“If we look far into the future of our science, what will it mean to say we ‘understand’ the mechanism of behaviour? The obvious answer is what may be called the neurophysiologist’s nirvana: the complete wiring diagram of the nervous system of a species, every synapse labelled as excitatory or inhibitory; presumably, also a graph, for each axon, of nerve impulses as a function of time during the course of each behaviour pattern. This ideal is the logical end point of much contemporary neuroanatomical and neurophysiological endeavour, and because we are still in the early stages, the ultimate conclusion does not worry us. But it would not constitute understanding of how behaviour works in any real sense at all. No man could hold such a mass of detail in his head. Real understanding will only come from distillation of general principles at a higher level, to parallel for example the great principles of genetics— particulate inheritance, continuity of germ-line and non-inheritance of acquired characteristics, dominance, linkage, mutation, and so on.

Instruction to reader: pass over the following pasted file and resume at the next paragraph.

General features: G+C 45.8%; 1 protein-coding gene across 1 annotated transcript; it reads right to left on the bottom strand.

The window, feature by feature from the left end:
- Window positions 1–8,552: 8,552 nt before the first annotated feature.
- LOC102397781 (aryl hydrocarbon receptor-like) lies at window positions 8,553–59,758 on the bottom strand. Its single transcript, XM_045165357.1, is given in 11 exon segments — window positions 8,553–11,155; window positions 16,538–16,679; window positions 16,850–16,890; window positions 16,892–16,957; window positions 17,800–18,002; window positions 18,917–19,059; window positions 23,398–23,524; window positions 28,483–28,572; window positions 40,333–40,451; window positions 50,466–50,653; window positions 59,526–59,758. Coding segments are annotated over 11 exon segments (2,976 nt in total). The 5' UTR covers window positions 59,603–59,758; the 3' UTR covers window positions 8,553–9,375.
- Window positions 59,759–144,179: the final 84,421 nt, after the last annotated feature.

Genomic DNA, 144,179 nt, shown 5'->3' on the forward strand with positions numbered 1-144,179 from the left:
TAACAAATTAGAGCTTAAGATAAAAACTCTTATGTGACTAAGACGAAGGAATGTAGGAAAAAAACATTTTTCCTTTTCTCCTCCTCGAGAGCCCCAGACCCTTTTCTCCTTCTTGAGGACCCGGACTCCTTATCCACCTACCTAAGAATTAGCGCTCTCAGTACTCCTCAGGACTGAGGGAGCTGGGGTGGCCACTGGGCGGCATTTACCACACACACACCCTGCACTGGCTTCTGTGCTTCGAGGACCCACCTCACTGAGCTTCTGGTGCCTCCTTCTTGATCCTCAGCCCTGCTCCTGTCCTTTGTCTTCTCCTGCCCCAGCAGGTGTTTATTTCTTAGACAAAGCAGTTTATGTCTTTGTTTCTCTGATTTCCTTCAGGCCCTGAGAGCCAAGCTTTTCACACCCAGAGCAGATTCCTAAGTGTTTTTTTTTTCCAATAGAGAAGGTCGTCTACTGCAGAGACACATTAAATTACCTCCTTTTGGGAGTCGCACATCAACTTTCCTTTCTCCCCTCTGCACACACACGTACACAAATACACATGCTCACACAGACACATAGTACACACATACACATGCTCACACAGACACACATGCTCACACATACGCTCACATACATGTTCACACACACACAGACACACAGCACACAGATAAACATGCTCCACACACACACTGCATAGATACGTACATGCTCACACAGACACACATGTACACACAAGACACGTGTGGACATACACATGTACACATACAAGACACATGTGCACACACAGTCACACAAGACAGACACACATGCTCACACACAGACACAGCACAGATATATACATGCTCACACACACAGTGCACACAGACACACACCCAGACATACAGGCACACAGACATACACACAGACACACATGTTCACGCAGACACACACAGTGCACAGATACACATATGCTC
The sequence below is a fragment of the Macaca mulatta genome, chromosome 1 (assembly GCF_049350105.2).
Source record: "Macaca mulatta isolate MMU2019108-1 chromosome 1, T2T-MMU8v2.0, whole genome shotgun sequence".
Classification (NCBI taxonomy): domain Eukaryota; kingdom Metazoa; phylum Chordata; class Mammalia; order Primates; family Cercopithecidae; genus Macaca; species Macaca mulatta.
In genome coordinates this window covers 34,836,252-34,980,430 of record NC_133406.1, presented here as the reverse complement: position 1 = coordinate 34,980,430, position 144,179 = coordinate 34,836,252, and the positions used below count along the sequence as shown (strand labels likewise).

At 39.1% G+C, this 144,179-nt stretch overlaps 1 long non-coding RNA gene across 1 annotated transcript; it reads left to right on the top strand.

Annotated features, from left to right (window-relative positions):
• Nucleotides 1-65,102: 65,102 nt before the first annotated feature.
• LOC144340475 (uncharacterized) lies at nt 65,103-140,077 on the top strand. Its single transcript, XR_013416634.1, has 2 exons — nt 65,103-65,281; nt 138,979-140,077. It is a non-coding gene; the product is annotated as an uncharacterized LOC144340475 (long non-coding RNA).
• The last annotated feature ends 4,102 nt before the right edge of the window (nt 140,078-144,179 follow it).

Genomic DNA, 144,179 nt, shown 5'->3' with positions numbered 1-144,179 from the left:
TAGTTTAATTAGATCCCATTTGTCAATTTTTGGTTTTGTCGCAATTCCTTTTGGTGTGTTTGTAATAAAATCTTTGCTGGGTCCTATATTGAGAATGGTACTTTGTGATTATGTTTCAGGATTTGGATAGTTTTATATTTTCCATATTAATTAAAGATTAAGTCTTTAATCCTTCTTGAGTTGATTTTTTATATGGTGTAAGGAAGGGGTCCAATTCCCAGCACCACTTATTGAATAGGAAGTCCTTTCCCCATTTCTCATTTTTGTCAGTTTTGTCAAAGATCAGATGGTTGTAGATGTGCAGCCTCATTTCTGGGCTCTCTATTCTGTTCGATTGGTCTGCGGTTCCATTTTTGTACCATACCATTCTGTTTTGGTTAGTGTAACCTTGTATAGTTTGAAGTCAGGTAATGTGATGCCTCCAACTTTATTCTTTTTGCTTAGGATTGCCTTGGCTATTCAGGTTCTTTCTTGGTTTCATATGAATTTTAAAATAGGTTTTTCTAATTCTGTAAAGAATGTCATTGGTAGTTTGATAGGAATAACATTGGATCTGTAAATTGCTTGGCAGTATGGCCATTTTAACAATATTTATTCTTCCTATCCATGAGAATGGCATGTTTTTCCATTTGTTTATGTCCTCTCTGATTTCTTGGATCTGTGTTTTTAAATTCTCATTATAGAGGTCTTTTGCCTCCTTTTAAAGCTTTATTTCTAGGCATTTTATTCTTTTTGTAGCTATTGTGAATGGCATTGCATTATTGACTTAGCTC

Of course neurophysiology has been discovering principles for a long time, the all-or-none nerve impulse, temporal and spatial summation and other synaptic properties, y-efferent servo-control and so on. But it seems possible that at higher levels some important principles may be anticipated from behavioural evidence alone. The major principles of genetics were all inferred from external evidence long before the internal molecular structure of the gene was even seriously thought about. Three computers with the same programming instruction set are in an important sense isomorphic in principle, even though their wiring diagrams may be utterly different, one employing valves, another transistors and the third integrated circuits; how all three work is best explained without reference to particular hardware at all”